Finally, Ross pokes holes in the notion, widespread among Israel’s critics, that domestic lobbies drive U.S. policy toward Israel. Yes, he admits, groups such as the American Israel Public Affairs Committee (AIPAC) wield influence, especially in Congress. But he points out that whenever U.S. interests have called for polices that have diverged from the preferences of the Israeli government—selling arms to Arabs, blocking loan guarantees to the Israeli government, or passing the Iran nuclear deal—U.S. presidents have always managed to get their way. History also demonstrates that the same principle holds for Israel, which does not compromise on what it sees as its core interests for the sake of its relations with the United States.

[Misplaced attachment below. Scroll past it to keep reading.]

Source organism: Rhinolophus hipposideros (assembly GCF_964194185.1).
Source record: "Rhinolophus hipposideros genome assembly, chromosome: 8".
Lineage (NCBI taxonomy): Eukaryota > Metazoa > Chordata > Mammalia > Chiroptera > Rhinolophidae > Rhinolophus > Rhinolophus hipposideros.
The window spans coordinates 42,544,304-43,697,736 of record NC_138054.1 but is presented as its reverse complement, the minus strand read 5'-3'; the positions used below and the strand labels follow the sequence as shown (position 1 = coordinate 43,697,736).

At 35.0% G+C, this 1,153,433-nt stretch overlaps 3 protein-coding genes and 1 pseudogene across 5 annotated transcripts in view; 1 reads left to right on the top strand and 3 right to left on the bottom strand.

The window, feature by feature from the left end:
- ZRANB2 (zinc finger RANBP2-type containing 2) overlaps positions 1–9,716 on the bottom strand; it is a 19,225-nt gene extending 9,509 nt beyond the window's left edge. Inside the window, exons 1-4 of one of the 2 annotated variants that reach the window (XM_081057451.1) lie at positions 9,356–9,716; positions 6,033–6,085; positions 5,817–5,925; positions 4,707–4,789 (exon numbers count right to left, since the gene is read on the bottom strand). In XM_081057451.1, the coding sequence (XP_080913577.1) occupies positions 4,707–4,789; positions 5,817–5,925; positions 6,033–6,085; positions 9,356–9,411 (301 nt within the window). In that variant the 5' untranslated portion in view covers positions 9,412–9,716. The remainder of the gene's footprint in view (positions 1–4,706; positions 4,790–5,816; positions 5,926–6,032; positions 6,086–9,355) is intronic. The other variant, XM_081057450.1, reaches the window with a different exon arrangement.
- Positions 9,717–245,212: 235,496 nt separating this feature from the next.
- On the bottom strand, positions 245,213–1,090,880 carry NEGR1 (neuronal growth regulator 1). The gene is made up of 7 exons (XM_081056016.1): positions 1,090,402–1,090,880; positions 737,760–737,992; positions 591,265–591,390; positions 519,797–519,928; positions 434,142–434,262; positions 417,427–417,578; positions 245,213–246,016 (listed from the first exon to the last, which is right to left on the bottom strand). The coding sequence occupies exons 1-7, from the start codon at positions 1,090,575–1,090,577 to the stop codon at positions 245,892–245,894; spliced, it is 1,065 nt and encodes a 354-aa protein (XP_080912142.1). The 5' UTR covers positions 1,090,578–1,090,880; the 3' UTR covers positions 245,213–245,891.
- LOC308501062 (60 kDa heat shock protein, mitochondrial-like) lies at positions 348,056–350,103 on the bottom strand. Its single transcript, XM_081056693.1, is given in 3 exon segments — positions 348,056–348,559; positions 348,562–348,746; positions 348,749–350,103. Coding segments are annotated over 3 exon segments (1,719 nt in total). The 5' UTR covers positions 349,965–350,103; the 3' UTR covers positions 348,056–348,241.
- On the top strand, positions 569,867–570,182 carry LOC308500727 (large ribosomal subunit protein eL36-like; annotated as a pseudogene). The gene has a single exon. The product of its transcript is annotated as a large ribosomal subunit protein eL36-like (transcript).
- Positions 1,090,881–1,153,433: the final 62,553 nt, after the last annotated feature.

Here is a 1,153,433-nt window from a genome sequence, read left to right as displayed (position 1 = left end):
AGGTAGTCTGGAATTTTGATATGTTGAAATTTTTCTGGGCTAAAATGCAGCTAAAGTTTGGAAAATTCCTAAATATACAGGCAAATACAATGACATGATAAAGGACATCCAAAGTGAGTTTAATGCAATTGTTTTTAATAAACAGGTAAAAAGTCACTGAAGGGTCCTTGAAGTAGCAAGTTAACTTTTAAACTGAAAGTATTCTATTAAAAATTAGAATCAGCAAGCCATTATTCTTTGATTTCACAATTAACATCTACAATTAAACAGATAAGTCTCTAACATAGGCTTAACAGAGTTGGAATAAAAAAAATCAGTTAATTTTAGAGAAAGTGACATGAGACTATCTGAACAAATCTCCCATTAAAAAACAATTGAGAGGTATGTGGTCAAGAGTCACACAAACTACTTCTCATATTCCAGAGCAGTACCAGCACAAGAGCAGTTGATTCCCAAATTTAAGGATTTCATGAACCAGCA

Ross marshals considerable evidence to support these arguments, and his demonstration of a resilience in the U.S.-Israeli relationship that has lasted for nearly 70 years is compelling. By focusing on the continuities in that relationship, however, Ross risks downplaying the growing threats it faces. This is especially true when it comes to the Palestinian issue, the most consistent source of stress on the partnership. After all, U.S. policy on the question has never been driven exclusively by a desire to placate the Arabs or by the notion that a peace deal would magically cure all of the region’s woes. Rather, every single U.S. administration since Israel entered the West Bank in 1967 has acted out of a belief that continued occupation and settlement expansion threaten both peace and Israel’s own future as a democratic, Jewish state. As the other two books make clear, the conditions that have enabled the partnership to prosper despite such differences may no longer obtain.